In Indonesia, the whale shark was declared a fully protected species through a Marine Affairs and Fisheries Ministerial Decree in 2013, outlawing all kinds of extractive use, notes Casandra Tania, WWF-Indonesia Marine Species Officer. “However, there were a few cases of whale sharks getting caught by artisanal fishers and butchered. This indicates a low level of awareness of the shark’s protection status, as well as weak law enforcement.”
Bycatch, or non-targeted catch, is one of the threats facing whale sharks in Indonesia. “More than 50 whale shark entanglements, resulting in their death, have been recorded since 2010,” shares Tania. “Kenjeran Beach in East Java has one of the highest bycatch rates. WWF-Indonesia and Hang Tuah University are now working together to prevent bycatch through fishing gear modification and providing alternative fishing gear designs to decrease bycatch rates in the area.”
Lucrative tourism business
Whale shark tourism has been a lucrative business in the country, albeit with the accompanying management problems. “There are areas in Indonesia where tourists can swim with whale sharks, like Teluk Cenderawasih National Park (TCNP)-Papua, Talisayan-East Borneo, Probolinggo-East Java, and Botubarani-Gorontalo,” says Tania. “Tourism has increased the income of local communities, but in some cases, the code of conduct for interacting with whale sharks is not respected, and could endanger the animal.”
This was painfully illustrated in Botubarani-Gorontalo, where the appearance of whale sharks in April 2016 drew 30,000 tourists in three months—after which the animals promptly disappeared. “The lack of food in the water and the mass tourism are believed to have been the main reasons why they left,” notes Tania.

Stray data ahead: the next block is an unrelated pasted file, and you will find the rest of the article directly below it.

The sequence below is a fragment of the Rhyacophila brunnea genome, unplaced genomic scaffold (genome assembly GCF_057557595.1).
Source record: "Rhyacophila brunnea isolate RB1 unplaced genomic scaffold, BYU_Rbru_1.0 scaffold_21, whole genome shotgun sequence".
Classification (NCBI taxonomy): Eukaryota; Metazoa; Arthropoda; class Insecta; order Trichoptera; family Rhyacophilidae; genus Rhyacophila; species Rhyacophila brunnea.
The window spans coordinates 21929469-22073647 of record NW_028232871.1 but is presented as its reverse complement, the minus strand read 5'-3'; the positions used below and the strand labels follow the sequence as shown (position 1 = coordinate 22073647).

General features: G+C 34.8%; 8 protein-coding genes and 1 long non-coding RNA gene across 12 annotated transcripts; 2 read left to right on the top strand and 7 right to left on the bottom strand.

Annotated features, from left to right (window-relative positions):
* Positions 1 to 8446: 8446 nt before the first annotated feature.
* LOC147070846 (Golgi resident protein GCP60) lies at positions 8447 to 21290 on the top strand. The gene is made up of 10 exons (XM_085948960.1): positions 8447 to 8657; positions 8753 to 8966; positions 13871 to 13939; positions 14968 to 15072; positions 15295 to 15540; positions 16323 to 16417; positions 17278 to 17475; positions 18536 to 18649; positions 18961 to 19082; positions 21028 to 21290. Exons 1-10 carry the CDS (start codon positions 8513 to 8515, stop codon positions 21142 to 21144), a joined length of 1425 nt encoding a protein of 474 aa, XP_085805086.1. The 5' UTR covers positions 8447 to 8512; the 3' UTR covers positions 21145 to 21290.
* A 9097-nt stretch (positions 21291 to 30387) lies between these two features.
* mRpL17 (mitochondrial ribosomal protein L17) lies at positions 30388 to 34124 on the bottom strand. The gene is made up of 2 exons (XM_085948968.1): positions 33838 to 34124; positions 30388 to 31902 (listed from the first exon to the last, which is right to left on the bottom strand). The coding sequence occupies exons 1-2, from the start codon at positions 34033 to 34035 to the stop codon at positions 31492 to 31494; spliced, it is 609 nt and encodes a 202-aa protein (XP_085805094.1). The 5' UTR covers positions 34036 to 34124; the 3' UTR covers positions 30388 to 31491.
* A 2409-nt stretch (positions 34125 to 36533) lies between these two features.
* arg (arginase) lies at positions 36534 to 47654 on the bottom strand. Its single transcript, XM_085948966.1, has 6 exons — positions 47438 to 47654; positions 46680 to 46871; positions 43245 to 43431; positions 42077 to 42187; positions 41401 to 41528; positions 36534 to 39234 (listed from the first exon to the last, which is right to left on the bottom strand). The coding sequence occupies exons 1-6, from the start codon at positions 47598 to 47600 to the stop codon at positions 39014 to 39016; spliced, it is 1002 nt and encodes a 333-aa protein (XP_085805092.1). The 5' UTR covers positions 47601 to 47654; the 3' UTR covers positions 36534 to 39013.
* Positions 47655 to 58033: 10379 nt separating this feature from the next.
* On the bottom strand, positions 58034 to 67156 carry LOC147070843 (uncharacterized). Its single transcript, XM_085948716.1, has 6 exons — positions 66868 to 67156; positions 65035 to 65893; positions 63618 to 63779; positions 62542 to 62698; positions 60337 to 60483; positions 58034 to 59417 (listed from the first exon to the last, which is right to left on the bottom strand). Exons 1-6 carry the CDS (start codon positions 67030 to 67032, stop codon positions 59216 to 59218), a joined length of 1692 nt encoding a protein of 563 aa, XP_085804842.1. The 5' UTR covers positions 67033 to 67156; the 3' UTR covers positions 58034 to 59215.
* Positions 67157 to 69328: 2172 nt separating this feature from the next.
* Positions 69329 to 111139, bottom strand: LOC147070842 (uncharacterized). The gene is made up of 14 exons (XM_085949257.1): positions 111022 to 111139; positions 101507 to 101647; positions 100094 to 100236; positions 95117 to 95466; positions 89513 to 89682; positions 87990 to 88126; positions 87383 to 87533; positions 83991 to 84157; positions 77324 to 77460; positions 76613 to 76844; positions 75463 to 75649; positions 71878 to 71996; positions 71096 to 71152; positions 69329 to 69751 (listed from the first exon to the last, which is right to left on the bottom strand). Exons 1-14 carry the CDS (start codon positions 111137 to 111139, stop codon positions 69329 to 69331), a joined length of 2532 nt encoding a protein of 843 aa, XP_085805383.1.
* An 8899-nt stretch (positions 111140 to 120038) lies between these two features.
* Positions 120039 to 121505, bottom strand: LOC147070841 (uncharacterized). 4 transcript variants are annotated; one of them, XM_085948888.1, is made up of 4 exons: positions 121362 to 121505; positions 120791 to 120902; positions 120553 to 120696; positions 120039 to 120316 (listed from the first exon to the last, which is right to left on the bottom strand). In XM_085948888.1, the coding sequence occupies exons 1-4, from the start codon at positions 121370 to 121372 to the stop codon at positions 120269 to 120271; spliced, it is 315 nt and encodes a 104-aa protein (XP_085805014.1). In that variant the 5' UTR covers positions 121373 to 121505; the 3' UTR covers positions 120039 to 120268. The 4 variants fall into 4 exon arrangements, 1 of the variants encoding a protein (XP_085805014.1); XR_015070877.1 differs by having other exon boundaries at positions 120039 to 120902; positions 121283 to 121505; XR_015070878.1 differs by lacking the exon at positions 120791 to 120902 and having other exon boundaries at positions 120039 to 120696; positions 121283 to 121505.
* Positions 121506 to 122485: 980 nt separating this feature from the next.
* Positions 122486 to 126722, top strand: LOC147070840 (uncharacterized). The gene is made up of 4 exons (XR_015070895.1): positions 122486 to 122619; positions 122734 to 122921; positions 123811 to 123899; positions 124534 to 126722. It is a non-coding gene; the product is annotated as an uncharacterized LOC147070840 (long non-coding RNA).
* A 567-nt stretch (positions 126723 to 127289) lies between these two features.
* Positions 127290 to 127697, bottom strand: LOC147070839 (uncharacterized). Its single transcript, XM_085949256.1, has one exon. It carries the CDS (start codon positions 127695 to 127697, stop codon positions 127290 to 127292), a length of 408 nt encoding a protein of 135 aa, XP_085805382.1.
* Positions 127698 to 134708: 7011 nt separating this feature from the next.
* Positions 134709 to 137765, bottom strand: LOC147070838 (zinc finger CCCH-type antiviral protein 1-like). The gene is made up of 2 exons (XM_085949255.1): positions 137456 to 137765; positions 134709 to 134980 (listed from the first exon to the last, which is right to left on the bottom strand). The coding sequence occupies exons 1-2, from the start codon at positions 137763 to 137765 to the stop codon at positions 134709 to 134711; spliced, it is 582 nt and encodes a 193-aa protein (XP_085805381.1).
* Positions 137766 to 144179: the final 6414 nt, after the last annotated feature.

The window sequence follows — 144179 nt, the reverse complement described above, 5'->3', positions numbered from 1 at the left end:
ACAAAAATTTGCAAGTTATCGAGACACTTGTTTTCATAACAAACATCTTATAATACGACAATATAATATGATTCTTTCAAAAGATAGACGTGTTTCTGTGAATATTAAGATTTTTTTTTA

WWF-Indonesia began its whale shark programme in TCNP in 2011, in collaboration with park authorities, the local governments of Nabire and Teluk Wondama Districts, the State University of Papua, Bogor Agricultural University, Conservation International (CI), and the Hubbs SeaWorld Research Institute. “We studied the whale shark population by recording their numbers, lengths, sizes, and sexes; building a photo ID database; tracking their movement by deploying satellite tags; and determining their connectivity through genetic analysis,” says Tania.
WWF-Indonesia and Bogor Agricultural University also formed Whale Shark Indonesia in 2015 to monitor and better understand populations. “The study sites have been broadened to include Talisayan-East Borneo, Probolinggo-East Java, and Botubarani-Gorontalo,” says Tania. “The collected data will be used to help develop a national plan of action for whale shark conservation management in Indonesia.”
WWF-Philippines, meanwhile, has been a global leader in whale shark conservation and ecotourism development since 1998. That was when Republic Act 8550 FAO 193 was passed, banning the killing of whale sharks, after Donsol was identified as hosting one of the largest aggregations of whale sharks on Earth.
“Through continued partnership with the Donsol local government and key tourism stakeholders, WWF-Philippines has been implementing a community-based whale shark ecotourism programme to sustainably manage interactions,” says Yan. “The initiative also aims to generate a better understanding of the country's migratory and resident whale shark populations.”